Winter is a harsh season for wild animals throughout the province and we can unknowingly add to their troubles. Recreational activities can disturb wildlife, forcing animals to search out new places to eat and rest at a critical time when they are already under stress.
Before you head out to enjoy the crisp air and breathtaking views, take a moment to discover some ways you can minimize disturbance to wildlife. The provincial government makes the following recommendations:
- Where possible, remain on established trails or in areas of high visibility where no wildlife is present.
- Obey all signs and area closures.
- Never chase wildlife!
- When on a motorized vehicle in an open area, try to keep a distance of 500 metres away from large mammals. For non-motorized activities, stay 100 metres away.
- Keep dogs on a leash and away from wildlife.
- When you spot wildlife crossing a road or trail while on a motorized vehicle, turn off your engine, remain on the machine and yield to the animals. For non-motorized activities, remain still or retreat when animals are encountered and react to your presence.
What impact does winter recreation have on wildlife?
When wild animals are disturbed, they go on the alert. Assessing danger takes time away from other important activities such as feeding, resting and even hibernating.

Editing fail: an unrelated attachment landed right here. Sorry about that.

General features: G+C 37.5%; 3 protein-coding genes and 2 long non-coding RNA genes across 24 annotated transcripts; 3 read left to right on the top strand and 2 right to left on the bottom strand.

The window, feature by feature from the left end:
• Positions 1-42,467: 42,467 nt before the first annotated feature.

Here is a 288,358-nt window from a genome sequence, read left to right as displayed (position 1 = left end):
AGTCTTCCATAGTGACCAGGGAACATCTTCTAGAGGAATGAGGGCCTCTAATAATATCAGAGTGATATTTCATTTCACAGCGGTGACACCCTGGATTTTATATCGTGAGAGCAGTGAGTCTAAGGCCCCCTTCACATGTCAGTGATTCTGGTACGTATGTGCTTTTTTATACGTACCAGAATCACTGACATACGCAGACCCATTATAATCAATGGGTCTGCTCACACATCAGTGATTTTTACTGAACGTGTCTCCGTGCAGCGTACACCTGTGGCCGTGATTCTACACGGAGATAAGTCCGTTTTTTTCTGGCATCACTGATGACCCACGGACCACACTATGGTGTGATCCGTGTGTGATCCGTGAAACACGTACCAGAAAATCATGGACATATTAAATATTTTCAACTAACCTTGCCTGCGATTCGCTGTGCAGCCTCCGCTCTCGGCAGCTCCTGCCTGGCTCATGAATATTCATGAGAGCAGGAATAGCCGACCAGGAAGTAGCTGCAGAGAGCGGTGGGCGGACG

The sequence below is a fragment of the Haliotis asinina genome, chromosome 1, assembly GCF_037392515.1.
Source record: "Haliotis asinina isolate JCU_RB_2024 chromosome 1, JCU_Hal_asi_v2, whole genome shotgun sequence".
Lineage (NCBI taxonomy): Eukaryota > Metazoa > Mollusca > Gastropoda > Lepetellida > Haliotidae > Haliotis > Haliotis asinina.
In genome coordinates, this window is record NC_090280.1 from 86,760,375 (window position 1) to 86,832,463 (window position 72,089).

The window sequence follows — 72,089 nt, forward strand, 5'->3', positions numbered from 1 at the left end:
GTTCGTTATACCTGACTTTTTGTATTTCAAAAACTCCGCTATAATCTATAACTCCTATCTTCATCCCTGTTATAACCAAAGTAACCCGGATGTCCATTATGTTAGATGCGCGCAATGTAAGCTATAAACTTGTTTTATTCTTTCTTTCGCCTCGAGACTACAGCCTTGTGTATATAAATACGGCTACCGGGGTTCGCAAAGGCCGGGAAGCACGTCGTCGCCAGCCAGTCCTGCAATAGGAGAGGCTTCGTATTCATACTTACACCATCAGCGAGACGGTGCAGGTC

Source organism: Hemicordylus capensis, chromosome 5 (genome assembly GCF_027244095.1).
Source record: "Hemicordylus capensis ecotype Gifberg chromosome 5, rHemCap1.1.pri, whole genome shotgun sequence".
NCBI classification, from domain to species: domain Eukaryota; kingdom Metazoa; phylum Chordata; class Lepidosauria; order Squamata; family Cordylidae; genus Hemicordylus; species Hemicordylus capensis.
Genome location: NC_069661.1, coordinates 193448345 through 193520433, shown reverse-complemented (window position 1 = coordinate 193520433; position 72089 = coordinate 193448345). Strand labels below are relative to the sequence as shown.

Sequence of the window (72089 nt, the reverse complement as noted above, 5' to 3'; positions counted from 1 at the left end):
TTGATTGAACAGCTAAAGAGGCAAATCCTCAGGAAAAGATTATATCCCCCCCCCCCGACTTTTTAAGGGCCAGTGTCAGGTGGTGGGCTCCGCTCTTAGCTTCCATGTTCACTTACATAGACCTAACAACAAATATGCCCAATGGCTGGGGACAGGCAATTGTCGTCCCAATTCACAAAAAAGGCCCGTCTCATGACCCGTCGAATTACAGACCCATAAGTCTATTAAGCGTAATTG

- Should animals decide to flee from the disturbance, they may have no choice but to settle in a new area that is far from optimal – an area with more predators, fewer resources and greater competition.
- Adult male elk are often in relatively poor condition as winter begins. Many have sustained injuries as a result of rutting activity in the fall. The quality of winter habitat alone may determine whether some males survive the season.
- While a single disturbance may not seem significant, consider the impact and stress of interactions with multiple outdoor enthusiasts over the course of the season.
- Chronic stress can impair immune responses, making wildlife more susceptible to parasites and diseases. Animals may lose weight and die of malnutrition, or be less able to escape predators. The consequences are often subtle and delayed.
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